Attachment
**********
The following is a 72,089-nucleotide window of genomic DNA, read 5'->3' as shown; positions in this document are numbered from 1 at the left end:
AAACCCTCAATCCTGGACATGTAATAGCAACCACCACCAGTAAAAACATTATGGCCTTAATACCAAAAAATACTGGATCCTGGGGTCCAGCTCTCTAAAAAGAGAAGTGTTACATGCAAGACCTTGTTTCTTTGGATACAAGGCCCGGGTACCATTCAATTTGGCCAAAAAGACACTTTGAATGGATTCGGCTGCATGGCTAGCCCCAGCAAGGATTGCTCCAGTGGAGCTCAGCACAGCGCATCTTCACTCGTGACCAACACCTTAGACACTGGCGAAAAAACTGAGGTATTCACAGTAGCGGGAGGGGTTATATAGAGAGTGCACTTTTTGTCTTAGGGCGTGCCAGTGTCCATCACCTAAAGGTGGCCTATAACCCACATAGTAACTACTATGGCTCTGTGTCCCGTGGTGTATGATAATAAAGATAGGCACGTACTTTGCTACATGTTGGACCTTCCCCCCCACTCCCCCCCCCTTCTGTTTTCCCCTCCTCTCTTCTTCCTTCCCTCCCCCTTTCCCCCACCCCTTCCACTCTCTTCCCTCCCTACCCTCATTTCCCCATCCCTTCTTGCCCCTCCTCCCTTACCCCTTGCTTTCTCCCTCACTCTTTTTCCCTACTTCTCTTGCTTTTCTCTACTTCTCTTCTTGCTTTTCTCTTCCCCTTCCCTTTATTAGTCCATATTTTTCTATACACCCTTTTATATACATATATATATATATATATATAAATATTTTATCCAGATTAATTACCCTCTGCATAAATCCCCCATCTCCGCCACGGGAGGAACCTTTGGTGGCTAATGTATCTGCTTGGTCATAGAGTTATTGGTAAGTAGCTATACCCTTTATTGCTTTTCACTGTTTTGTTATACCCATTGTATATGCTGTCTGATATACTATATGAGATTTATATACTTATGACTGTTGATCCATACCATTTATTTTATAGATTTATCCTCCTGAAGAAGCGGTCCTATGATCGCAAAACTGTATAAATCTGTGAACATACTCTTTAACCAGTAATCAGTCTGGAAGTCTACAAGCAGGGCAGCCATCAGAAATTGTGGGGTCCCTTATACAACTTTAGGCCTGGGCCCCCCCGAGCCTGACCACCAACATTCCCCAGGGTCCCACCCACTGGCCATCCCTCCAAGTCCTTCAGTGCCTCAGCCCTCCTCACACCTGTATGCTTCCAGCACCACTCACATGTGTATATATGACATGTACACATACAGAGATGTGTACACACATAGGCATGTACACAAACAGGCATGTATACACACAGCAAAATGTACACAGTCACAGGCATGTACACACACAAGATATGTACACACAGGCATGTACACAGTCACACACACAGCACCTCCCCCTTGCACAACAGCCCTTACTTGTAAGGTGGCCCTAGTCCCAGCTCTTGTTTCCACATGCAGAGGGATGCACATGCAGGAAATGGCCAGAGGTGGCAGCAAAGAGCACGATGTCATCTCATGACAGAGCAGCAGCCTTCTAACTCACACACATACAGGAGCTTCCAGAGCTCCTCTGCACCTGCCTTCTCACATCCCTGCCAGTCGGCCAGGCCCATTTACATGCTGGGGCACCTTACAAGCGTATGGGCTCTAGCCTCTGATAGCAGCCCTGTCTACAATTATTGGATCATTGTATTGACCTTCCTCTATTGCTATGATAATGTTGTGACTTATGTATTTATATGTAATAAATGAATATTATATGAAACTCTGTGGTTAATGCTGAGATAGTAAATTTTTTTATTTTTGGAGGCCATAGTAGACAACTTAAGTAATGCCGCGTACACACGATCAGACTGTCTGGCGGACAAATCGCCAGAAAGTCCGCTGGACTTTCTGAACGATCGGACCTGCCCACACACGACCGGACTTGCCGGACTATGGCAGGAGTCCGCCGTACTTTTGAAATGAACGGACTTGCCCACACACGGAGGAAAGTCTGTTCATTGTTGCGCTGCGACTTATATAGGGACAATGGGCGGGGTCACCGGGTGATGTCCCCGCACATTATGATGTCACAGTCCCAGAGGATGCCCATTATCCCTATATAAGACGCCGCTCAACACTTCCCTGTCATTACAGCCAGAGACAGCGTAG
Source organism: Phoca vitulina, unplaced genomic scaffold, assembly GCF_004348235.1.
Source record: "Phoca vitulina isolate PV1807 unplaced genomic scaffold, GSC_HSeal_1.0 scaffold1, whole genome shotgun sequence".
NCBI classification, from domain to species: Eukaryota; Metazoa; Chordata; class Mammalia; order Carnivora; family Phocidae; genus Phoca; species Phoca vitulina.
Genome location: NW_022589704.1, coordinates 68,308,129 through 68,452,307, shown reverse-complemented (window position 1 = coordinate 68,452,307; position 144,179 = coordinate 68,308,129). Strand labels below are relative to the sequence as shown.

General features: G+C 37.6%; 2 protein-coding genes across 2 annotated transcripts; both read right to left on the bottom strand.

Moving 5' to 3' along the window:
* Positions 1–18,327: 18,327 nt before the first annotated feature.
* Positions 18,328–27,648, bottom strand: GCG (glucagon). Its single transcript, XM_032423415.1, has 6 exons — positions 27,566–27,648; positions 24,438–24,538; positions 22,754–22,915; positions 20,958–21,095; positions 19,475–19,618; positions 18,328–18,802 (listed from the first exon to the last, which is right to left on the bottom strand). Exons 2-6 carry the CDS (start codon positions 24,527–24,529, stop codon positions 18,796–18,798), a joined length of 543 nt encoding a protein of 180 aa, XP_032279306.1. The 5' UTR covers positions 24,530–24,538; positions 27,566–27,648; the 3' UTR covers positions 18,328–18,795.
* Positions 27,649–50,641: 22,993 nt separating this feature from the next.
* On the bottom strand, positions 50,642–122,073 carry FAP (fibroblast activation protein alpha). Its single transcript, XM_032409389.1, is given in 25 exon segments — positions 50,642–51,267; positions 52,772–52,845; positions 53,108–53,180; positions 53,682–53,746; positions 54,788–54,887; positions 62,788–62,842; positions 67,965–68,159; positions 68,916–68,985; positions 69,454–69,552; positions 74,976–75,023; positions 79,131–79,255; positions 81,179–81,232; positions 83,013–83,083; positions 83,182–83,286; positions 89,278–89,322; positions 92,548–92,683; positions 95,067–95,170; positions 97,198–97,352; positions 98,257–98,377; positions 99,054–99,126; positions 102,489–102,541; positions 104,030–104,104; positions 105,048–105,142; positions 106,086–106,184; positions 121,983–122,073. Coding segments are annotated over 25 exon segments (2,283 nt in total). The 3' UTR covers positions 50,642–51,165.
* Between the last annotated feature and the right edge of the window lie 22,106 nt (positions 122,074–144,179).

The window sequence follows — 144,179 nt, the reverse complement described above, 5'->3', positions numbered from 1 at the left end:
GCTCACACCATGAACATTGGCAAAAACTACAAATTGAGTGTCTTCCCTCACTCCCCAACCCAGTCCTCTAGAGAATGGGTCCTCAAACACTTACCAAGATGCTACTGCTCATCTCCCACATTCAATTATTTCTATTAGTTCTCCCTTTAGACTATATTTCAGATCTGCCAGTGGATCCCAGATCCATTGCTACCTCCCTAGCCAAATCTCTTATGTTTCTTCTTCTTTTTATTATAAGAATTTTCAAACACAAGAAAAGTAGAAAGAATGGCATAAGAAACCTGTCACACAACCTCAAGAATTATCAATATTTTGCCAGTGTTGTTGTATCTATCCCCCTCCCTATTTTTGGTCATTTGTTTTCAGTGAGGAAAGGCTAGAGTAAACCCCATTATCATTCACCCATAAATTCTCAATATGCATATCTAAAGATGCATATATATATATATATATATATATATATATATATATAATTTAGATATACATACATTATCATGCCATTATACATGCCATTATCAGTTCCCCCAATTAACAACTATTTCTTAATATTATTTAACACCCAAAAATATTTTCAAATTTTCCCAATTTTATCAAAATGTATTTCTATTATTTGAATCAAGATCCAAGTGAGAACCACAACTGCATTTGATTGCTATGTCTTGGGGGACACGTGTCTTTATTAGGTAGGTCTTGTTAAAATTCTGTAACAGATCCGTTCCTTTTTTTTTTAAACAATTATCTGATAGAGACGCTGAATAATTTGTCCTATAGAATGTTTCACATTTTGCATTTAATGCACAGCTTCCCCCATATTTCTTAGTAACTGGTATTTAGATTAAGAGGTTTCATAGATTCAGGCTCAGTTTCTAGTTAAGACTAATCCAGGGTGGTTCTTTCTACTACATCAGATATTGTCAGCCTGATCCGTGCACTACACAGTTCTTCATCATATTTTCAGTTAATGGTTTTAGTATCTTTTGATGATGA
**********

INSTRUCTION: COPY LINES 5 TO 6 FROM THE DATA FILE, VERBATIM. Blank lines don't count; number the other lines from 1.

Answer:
NCBI classification, from domain to species: Eukaryota; Metazoa; Chordata; class Mammalia; order Carnivora; family Phocidae; genus Phoca; species Phoca vitulina.
Genome location: NW_022589704.1, coordinates 68,308,129 through 68,452,307, shown reverse-complemented (window position 1 = coordinate 68,452,307; position 144,179 = coordinate 68,308,129). Strand labels below are relative to the sequence as shown.